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Cyclone: Joy ride or death ride? • Brooklyn Paper

Cyclone: Joy ride or death ride?

Keith Shirasawa

The family of a man who fatally broke his neck on a birthday ride on the Cyclone last summer is blaming the city for not keeping the Coney Island coaster safe.

In a lawsuit filed last week in Manhattan federal court, the family of Keith Shirasawa, 53, say the California man snapped his neck and broke several vertebrae when the landmark wooden roller coaster sped down the first steep hill on July 31, 2007.

“He came out and had a look of pain on his face and was holding his neck. I asked him what was wrong, and he said something happened, and he had lost the feeling in his fingers,” Linda Walker, his girlfriend, told The New York Post then.

When the numbness began spreading to his legs, Walker urged a worker to call 911. Shirasawa was taken to the hospital, where doctors performed emergency surgery on his neck, but he died on Aug. 4 due to complications from the operation.

His family says he had been in good health prior to the accident. The lawsuit names the city, which owns the famously rickety attraction, and former Astroland theme park owner Carol Albert, who leases the ride from the city, as plaintiffs. The suit claims that Shirasawa died because the ride’s brakes needed to be fixed and that the single lap bar holding people on board should have been replaced with a more modern restraint.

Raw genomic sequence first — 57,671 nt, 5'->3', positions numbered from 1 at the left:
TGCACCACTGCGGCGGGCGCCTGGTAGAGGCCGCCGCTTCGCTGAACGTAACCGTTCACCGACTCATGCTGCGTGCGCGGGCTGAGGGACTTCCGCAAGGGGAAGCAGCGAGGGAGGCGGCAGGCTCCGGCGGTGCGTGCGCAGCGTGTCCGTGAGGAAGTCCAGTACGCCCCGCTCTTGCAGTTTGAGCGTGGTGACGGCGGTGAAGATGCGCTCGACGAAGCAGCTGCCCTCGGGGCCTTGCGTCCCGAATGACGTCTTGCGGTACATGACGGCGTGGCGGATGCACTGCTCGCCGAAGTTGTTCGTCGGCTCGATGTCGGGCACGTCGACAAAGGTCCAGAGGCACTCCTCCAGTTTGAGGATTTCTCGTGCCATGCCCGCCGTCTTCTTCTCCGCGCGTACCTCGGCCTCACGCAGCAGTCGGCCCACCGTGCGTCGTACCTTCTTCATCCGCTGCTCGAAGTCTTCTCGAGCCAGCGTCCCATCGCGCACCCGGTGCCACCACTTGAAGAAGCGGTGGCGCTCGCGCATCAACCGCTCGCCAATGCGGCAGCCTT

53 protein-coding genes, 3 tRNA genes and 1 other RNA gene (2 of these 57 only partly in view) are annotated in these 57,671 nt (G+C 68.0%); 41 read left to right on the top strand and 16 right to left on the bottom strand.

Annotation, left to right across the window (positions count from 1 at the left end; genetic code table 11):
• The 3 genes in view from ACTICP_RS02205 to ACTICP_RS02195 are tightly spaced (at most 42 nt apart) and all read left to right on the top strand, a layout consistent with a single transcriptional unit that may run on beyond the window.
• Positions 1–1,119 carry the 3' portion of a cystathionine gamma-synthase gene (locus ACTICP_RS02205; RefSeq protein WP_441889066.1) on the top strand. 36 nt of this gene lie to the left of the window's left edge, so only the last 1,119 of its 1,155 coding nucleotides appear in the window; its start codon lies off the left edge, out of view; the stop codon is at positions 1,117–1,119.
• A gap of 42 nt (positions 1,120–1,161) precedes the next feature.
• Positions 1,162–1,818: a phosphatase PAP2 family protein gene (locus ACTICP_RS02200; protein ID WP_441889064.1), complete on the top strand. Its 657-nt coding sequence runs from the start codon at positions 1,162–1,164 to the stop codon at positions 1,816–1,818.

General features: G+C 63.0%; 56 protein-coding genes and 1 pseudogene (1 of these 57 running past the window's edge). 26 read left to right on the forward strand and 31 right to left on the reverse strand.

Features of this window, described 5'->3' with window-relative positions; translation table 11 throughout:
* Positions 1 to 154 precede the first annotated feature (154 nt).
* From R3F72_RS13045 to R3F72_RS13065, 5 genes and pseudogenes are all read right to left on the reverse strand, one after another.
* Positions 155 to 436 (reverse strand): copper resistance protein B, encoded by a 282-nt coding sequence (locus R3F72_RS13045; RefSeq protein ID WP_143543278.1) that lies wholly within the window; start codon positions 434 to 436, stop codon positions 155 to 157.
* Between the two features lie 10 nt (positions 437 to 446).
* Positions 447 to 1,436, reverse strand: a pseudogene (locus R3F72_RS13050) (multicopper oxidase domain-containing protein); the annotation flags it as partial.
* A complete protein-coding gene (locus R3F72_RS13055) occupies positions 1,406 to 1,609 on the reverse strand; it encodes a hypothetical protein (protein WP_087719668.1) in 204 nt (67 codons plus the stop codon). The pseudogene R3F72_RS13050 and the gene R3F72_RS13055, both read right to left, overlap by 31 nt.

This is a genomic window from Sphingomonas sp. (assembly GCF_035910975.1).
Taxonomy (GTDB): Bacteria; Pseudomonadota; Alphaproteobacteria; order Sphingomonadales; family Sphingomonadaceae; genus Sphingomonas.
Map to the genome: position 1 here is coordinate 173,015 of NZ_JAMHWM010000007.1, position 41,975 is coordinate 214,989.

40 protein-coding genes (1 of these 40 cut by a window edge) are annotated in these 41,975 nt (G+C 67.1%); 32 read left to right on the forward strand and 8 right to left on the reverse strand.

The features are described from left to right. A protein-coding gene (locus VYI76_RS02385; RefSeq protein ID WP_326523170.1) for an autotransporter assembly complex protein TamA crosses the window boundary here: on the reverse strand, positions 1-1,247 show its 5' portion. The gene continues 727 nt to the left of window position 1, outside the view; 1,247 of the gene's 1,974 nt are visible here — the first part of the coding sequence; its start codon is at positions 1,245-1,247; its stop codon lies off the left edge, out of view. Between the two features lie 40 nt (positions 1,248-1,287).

“Shirasawa’s … death was caused by culpable conduct and negligence of the defendants in their failure to repair, maintain, upgrade, supervise, operate and control the premises,” said documents filed last Wednesday.

Besides Shirasawa’s death, there were six other accidents in 2007 when riders suffered serous back or neck injuries, but the coaster’s operator says she’s repaired a malfunction that allowed the ride to reach dangerous speeds.

The city Law Department said it could not fully comment until it had reviewed the court papers.

“This involves a very tragic matter and we’ll review the family’s complaint thoroughly upon receipt,” said agency spokeswoman Kate O’Brien Ahlers.

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